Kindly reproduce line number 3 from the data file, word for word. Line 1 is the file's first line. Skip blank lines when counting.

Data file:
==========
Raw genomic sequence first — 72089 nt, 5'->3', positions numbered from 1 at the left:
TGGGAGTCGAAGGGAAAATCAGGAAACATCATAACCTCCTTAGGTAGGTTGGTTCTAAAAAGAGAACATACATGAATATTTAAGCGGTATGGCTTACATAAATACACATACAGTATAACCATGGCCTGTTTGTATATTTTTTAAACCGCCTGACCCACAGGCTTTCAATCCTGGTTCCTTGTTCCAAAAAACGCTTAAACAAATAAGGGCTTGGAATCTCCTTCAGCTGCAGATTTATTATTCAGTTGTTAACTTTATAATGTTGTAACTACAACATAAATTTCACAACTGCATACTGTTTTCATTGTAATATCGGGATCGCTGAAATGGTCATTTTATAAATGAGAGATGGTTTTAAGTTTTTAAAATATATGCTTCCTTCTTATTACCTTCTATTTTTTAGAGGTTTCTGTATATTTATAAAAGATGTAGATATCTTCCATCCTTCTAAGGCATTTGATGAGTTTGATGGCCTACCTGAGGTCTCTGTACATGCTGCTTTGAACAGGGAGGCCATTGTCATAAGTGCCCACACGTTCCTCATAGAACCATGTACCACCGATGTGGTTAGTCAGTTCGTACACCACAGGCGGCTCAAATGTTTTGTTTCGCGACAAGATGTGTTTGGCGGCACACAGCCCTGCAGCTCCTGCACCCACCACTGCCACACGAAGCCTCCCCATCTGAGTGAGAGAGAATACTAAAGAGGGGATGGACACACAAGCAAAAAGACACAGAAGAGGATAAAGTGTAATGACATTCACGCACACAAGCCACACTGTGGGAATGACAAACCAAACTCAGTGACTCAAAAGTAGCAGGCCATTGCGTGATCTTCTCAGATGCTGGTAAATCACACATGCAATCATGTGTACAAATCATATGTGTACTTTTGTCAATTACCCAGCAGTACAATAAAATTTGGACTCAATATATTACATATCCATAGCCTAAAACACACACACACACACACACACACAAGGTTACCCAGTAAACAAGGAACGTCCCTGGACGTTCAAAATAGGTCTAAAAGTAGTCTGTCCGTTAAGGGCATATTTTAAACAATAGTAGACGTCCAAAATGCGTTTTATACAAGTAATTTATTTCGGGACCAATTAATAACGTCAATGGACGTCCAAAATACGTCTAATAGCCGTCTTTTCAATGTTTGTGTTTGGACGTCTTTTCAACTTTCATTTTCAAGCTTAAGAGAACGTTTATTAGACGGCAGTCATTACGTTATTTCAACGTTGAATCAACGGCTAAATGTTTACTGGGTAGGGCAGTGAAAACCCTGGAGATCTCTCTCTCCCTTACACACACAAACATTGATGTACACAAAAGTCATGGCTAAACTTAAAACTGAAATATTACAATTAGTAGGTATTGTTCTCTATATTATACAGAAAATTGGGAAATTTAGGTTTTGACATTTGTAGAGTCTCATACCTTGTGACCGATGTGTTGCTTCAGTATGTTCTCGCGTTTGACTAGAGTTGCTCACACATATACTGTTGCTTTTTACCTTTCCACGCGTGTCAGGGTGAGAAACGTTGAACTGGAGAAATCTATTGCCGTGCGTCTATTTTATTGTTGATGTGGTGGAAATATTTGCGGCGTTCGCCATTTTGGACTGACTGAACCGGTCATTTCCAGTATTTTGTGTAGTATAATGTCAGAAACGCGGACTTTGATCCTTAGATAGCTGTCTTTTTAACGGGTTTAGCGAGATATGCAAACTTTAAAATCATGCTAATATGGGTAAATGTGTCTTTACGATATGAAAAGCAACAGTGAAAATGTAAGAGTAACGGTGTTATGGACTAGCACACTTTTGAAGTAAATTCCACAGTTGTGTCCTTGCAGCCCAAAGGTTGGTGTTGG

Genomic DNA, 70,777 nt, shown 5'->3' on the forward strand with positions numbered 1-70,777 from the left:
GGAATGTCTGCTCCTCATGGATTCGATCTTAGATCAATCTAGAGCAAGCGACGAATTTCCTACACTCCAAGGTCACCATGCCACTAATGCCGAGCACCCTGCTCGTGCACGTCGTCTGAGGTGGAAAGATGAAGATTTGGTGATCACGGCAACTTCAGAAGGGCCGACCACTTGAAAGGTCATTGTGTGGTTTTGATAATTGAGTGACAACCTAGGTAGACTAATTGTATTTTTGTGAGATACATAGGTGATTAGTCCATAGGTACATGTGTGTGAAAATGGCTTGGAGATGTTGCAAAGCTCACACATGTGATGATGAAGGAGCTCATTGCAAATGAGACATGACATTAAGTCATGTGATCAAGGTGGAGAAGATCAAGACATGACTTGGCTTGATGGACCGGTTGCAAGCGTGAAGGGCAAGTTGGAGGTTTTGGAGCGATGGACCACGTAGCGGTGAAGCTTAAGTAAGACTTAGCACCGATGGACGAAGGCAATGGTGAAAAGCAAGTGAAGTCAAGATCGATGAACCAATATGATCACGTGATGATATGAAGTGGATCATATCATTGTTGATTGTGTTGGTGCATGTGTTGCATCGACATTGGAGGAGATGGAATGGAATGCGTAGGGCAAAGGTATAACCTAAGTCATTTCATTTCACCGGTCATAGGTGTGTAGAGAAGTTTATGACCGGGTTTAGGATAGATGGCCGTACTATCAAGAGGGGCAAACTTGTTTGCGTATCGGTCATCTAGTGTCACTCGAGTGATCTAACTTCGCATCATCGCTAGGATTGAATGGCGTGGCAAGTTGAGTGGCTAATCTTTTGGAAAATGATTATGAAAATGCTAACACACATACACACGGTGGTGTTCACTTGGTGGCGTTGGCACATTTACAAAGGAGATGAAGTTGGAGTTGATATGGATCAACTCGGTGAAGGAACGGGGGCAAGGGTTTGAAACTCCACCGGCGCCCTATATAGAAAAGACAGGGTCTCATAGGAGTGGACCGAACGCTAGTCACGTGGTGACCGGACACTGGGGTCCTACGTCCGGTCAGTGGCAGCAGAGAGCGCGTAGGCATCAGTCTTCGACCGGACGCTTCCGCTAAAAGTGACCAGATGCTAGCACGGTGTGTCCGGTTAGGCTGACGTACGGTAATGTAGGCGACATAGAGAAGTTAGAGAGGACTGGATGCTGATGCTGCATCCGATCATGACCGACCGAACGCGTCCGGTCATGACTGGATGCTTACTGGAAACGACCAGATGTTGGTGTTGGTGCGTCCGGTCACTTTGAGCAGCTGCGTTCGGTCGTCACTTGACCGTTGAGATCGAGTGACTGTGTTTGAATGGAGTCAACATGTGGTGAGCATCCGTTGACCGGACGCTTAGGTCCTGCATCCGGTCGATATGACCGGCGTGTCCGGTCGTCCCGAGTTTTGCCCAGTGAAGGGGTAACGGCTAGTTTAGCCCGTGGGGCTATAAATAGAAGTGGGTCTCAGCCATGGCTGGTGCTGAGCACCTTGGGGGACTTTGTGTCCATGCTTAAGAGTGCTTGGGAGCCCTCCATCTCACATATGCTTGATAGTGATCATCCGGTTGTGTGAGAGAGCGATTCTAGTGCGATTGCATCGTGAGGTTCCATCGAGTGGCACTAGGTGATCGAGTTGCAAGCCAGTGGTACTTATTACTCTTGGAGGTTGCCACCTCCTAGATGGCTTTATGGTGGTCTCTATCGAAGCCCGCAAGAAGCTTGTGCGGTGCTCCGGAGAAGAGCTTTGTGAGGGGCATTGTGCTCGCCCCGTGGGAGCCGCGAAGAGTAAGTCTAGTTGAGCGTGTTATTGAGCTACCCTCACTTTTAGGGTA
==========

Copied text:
Genomic DNA, 70,777 nt, shown 5'->3' on the forward strand with positions numbered 1-70,777 from the left: